Long term, heavy cannabis use is harmful to the developing
brain, according to new research conducted at the Murdoch Childrens
The study, which was published in the leading neurology journal,
Brain, found individuals who were heavy cannabis users,
who had used for a long period of time, had significant changes in
their brains - specifically the areas of brain which connected
regions involved in memory function.
Importantly, it also found that the age at which regular
cannabis use first began was a key factor in determining the
severity of any deterioration in the brain. This study showed
the younger you were when you started, the worse the outcome.
Those who started in early adolescence suffered the greatest
abnormalities, and experienced greatest cognitive impairment.
Researchers studied 59 cannabis users with longstanding
histories of heavy use and compared this to 33 non cannabis
users. They used magnetic resonance imaging (MRI) images and
sophisticated connectivity techniques to identify what areas of the
brain were affected.
Lead researcher, Doctor Marc Seal, from Murdoch Childrens, said
their findings indicate that that there are critical periods of
brain development and ages at which the brain is more vulnerable to
damage from regular cannabis use.
"Our results suggest that long-term cannabis use is hazardous to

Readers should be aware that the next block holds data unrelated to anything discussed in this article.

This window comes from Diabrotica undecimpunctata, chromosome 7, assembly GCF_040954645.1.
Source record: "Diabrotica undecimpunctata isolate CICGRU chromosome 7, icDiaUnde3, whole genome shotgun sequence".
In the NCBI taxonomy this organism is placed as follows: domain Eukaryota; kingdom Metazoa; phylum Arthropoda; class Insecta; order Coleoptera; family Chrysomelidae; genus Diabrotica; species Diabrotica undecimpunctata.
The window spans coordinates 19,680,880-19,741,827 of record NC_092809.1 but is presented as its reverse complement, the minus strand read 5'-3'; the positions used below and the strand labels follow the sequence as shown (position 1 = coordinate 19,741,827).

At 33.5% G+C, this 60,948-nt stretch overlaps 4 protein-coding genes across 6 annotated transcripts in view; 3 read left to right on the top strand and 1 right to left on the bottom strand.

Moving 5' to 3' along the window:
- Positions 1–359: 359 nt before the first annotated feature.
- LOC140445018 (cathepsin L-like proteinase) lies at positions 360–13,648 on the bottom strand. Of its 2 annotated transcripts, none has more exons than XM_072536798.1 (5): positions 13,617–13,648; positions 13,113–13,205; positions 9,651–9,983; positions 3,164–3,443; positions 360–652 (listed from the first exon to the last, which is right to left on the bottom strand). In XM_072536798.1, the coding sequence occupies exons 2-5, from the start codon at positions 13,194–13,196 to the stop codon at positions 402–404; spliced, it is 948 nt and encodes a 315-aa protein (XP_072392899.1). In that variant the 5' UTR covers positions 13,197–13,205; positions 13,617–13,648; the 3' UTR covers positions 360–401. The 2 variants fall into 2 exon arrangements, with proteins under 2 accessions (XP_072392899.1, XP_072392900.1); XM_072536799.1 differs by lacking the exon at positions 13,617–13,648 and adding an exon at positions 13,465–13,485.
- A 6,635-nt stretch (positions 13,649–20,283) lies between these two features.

white matter in the developing brain. This was especially
true for those who had started in adolescence, as we know the brain
is still developing during this time."
"Given the association between cannabis-related harms and age of
onset of regular use, delaying use may minimise such harmful
Researchers say the connectivity disturbances they saw in the
study, particularly in the hippocampus and commissural fibres, may
underlie the memory impairment and other cognitive deficits that
are observed in long-term heavy cannabis users.
White matter brain alternations have been associated with
various functional and clinical outcomes in schizophrenia.
In the study the most common age which people started using
cannabis was 16 years old, and most had been smoking for about 15
years. This is the largest study to comprehensively
investigate brain white matter and its changes among individuals
with a history of longstanding, heavy cannabis use.
The study was undertaken in conjunction with the University of
Melbourne and University of Wollongong.